• Thu, Mar 11 2010

'Fascinating Womanhood': How to Be a Good Sister-Wife

Ever wondered how fundamentalist Mormon polygamists get those rockin’ hairstyles? Or how they compete against seven other sister-wives for their husband’s attention? It turns out there’s a manual: Fascinating Womanhood by Helen Andelin is a popular choice for young women in FLDS communities. Carolyn Jessop mentioned the book and some of its tips in her book Escape, and we at The Gloss knew we had to get our hands on a copy. Here are some tips that will help you be the perfect subservient wife:

  • “If he is talking about politics, religion, or world events, don’t follow the conversation so closely that you fail to appreciate the man talking. … If you cannot comprehend all of what he is saying, do not let this lull you to sleep. Look for traits of character which you can admire.”
  • “The most important way to enhance your femininity is in the home, serving the wife, mother, and homemaker. Here you have a field in which to grow as a woman. As you love and care for your children, cheerfully devote yourself to the ordinary chores of the household, and serve as the understanding wife, you acquire gentle, feminine traits. … Your devotion to household, family, and charity enhances feminine charm, whereas employment outside the home does little or nothing for it.”
  • “The Domestic Goddess adds feminine touches to her homemaking – gingham curtains, a bowl of fruit, soft pillows, a soft rug at the door, a row of plates above a crossbeam, cheerful wallpaper – to give a homey feeling to the house. … The Domestic Goddess honors her position in the home. She looks upon her career in the home as the most important career in the world. Creating a happy marriage and family life and raising honorable children are the greatest contributions she can make to the well-being of society.”
  • “Avoid all processed or refined foods such as white flour, white sugar, white rice, or foods that contain them such as macaroni, crackers, cold cereal, cookies, cakes, pies, doughnuts, pizza, spaghetti, candy, gum, or ice cream. Beware of foods which come in boxes, bottles, cans, or packages. Avoid canned or frozen food. Avoid cold cuts of meat, ham, sausage, or wieners.”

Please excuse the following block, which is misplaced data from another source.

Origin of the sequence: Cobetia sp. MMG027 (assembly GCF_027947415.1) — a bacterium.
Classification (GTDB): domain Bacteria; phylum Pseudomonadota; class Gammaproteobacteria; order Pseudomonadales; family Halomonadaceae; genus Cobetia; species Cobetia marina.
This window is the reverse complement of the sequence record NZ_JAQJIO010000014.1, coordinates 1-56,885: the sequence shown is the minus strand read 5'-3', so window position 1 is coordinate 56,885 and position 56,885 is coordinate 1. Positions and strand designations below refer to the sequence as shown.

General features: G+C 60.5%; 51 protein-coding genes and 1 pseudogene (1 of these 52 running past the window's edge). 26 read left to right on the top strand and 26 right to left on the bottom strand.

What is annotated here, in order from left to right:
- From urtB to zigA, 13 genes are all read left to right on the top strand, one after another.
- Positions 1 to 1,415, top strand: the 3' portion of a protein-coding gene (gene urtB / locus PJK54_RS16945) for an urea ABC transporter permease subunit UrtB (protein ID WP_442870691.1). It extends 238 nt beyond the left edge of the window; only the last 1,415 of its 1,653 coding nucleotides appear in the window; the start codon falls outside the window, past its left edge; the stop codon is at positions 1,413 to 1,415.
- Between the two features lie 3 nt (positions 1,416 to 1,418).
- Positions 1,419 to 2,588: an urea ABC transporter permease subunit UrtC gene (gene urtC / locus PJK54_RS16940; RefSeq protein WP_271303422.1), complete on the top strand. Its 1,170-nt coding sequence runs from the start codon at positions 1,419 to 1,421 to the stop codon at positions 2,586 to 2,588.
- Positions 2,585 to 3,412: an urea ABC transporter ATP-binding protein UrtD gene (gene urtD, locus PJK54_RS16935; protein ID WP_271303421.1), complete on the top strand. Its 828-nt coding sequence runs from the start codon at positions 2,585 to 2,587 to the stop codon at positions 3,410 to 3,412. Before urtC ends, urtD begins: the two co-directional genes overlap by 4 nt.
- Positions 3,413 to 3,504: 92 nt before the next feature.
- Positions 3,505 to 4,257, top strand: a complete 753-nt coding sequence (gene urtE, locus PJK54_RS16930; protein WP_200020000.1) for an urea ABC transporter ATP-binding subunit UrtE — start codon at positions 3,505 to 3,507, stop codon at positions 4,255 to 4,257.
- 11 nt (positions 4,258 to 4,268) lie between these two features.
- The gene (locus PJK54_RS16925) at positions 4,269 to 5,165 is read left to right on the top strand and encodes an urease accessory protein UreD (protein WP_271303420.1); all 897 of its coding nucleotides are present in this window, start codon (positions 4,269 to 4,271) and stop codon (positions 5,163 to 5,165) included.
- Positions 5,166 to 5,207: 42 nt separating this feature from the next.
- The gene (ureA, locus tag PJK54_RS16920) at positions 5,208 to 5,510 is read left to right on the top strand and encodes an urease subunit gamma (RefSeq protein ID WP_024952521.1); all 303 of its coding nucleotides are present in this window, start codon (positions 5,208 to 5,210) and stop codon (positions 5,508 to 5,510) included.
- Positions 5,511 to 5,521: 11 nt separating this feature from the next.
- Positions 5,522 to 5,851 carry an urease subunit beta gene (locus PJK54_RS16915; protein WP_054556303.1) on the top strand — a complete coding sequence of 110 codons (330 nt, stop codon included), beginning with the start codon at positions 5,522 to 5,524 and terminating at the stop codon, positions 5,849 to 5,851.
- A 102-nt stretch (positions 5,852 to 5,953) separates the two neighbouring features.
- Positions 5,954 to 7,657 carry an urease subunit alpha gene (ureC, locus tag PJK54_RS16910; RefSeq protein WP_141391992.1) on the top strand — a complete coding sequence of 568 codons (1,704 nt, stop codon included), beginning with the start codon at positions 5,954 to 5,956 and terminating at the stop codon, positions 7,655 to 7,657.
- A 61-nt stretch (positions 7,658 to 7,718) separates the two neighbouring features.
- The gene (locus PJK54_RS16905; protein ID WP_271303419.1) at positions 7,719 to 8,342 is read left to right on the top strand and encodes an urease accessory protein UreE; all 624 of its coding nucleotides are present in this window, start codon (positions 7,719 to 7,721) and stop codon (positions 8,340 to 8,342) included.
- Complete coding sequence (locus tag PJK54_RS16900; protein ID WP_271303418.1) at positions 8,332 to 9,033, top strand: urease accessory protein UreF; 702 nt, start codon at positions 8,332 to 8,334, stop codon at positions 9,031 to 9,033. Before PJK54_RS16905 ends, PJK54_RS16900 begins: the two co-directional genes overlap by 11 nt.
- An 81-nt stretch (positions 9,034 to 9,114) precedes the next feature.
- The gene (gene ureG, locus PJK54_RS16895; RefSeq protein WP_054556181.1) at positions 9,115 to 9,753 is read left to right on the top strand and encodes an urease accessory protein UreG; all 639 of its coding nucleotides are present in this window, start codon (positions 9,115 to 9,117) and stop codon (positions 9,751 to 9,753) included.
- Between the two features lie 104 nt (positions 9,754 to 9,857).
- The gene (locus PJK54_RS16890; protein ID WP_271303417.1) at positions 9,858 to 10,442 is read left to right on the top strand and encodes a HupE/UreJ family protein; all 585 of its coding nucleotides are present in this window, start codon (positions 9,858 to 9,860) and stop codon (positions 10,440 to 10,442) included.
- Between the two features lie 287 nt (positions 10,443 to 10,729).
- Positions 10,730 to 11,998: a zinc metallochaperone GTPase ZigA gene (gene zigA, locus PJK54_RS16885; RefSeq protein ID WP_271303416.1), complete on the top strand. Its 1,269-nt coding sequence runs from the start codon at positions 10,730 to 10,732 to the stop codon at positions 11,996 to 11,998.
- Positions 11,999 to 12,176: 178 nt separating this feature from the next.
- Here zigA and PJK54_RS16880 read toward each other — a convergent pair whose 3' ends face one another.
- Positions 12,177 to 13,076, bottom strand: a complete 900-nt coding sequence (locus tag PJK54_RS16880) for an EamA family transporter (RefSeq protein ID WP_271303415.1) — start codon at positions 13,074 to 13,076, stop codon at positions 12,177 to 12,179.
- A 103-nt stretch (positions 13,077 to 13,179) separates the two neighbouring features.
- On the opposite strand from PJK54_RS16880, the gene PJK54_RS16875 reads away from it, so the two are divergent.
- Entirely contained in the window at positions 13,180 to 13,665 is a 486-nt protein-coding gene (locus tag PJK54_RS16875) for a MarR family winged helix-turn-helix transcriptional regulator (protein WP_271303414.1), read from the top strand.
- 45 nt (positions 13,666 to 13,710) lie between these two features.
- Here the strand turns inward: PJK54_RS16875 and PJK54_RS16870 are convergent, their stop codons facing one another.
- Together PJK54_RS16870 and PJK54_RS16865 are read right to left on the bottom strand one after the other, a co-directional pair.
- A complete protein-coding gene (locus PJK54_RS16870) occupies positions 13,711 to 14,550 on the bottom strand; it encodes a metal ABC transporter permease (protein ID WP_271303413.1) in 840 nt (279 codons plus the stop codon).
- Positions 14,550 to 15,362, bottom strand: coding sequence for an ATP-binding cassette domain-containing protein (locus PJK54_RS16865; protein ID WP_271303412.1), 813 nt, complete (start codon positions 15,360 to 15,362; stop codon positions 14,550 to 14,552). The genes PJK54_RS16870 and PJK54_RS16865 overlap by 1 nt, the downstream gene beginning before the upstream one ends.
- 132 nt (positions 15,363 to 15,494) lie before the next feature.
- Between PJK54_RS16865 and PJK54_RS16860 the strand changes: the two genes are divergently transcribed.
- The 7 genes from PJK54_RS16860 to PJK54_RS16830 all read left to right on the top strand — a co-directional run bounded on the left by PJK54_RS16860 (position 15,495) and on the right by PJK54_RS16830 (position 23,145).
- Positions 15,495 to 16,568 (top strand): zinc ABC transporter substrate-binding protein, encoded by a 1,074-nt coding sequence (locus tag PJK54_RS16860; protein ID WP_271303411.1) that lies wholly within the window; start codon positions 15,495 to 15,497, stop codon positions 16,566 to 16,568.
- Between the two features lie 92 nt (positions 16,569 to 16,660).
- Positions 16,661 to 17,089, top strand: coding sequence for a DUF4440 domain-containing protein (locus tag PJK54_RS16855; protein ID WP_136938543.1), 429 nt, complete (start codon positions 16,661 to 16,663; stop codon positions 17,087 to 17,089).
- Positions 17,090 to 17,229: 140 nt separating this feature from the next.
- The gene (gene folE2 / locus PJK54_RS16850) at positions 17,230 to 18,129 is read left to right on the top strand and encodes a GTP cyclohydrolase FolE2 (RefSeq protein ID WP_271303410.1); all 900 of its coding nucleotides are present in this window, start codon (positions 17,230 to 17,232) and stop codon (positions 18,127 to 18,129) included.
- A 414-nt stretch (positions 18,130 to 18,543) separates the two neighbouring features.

• “You don’t have the right to be angry when your husband has failed in his world of responsibility, when he has made a stupid mistake in his work or lost his job, or neglected to cut the lawn, balance the budget, or wash the car. He has a right to be himself, even if it means to be weak and lazy, to neglect his duty, or even to fail. This is his department.”
  • “When buying a house, don’t consider your children’s comforts and whims ahead of your husband’s needs and requests. Don’t press him to buy a house beyond his means, feeling it best for the children, or ignore a feature in the house that pleases him, while yielding to the whims of your children. He may have always wanted a view, a deck, a pool, or a private study. Although he may forego these preferences to honor his wife’s choice, he is not inclined to place his children’s wishes ahead of his own.”
  • “If you have talent as an artist, writer, designer, actress, singer, scientist, or in the technical fields, should you pursue a career? Think twice before you take this step. Your foremost duty is to your marriage and family. Here you must succeed. A career may sidetrack you from your family. Not only will a career demand your time, but your interest and sometimes your soul. If your husband and your family must be second place, you are making an unwise choice. The price you pay is too high.”

I cannot believe I read (by which I mean “flipped through while looking for particularly odious passages”) more than three hundred pages of this dreck and I still don’t know how to do the rockin’ prairie sister-wife ‘do. I feel really ripped off.  Helen Andelin, call me! Do you use Aqua Net? I really need to know.

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  • Sharonica

    How can it be so right about carbs and so wrong about everything else?

  • Ayla Serenemoon

    Wow. I don’t even know where to start. First off, the woman who wrote FW is NOT FLDS. They may like her book in the FLDS community but she was not writing to them. Second, do a little research, she passed away last year and she did not style her hair in the manner of the FLDS. Thirdly, how can you even begin to suggest that this book is about sister-wives when the author is clearing writing for Christian, married couples?

    In my opinion actually reading the book before you post a review of it would be fair, instead of just flipping through it – that’s really unfair and unethical journalism.

    • LeilaM12

      You apparently didn’t read THIS article: The author of the article never claims that is what written by an FLDS woman, only that it is popular WITH FLDS women. It doesn’t matter whether it’s for Christian married couples. It’s patriarchal disgusting internalized misogyny bullshit.